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Some people seem to think that their hunting prowess is judged by scores, inches, pounds, or records. What do you all think? Jus

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  • rudyglove27
    replied
    Agreed with Taylor3535 and + 1 for you sir!!!

    Leave a comment:


  • gman3186
    replied
    i have seen people go out there first year and kill a BIG buck but from there on out its like they lose there steam because they dont think they could ever top that deer and on the other hand i have seen people hunt there whole life and never get a nice buck but harvest many deer. for me its not about how many deer i get or how big it is its about being the woods and putting the skills my father gave me to good use. the way i look at it harvesting a deer is just a bonus

    Leave a comment:


  • Jeff Bowers
    replied
    I also agree with ken. A good hunter is one who likes the outdoors, is knowledgeable about his equipment, somewhat skilled, and above all safe to himself and those around him. Actually shooting anything isn't necessary.

    A couple times I lugged a rifle all over the mountains for a weekend and didn't shoot anything, but had a great time. My best hunt was with a camera.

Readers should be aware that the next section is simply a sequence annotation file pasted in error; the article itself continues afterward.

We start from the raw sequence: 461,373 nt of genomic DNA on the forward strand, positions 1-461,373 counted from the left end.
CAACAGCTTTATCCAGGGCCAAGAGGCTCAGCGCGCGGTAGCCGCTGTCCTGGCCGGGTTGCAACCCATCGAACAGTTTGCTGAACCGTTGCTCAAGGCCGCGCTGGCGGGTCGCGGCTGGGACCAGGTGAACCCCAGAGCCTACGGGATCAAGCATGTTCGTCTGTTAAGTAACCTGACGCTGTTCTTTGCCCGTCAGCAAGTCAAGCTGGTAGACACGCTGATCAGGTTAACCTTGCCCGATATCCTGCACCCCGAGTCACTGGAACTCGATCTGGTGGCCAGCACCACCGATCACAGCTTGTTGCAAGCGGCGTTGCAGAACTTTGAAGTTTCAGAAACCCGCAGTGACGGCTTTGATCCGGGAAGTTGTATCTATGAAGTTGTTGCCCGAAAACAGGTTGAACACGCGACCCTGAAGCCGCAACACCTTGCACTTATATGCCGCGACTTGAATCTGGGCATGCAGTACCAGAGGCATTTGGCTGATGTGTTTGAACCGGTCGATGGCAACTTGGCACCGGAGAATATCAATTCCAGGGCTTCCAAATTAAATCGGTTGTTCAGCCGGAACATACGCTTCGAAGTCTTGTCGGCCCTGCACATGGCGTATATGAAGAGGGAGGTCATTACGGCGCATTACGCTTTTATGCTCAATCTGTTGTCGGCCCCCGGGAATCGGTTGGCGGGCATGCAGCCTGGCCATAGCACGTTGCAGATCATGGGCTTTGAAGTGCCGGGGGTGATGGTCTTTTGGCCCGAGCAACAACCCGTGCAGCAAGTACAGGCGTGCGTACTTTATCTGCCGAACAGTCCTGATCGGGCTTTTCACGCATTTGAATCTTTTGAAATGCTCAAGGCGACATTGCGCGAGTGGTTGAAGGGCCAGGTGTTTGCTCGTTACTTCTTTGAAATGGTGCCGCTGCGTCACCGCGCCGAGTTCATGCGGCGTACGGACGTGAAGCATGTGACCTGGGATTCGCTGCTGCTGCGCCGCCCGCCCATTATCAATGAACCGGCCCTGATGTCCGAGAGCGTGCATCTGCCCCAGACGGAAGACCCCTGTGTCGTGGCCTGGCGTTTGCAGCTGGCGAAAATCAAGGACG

Leave a comment:


  • FloridaHunter1226
    replied
    Although I think it is nice to have trophy's on the wall that are not from fenced in deer hunts... that does not make a hunter "successful". I am not a truphy hunter, especially being in Florida, so to me a successful hunter is one that brings home meat in the cooler...

    Leave a comment:


  • DakotaMan
    replied
    To me a good hunter knows so much about his quarry and the terrain being hunted that he can consistenly locate and get within range of the quarry. Shooting it isn't a measure of success... the hunter can take a snapshot, admire and remember the view, give the shot to a novice or take a trophy, the choice is his. The good hunter is respectful of the quarry and the terrain and becomes really good by being able to convey his knowledge to others and take enjoyment out of their excitement and enjoyment.

    Leave a comment:


  • steve182
    replied
    Clay, I've heard you tell that story befor, it's a good one with an admirable outcome. Some of my most cherished hunts, and catches, are the ones i passed on, or caught and released. I know i am a good hunter when i'm able to do that, and get satisfaction from it. I agree with others who said a good hunter makes one shot kills, or never wounds game. Ken made the best point about having fun, connecting, passing it on, etc... I enjoyed all the answers, even though i already knew the answer!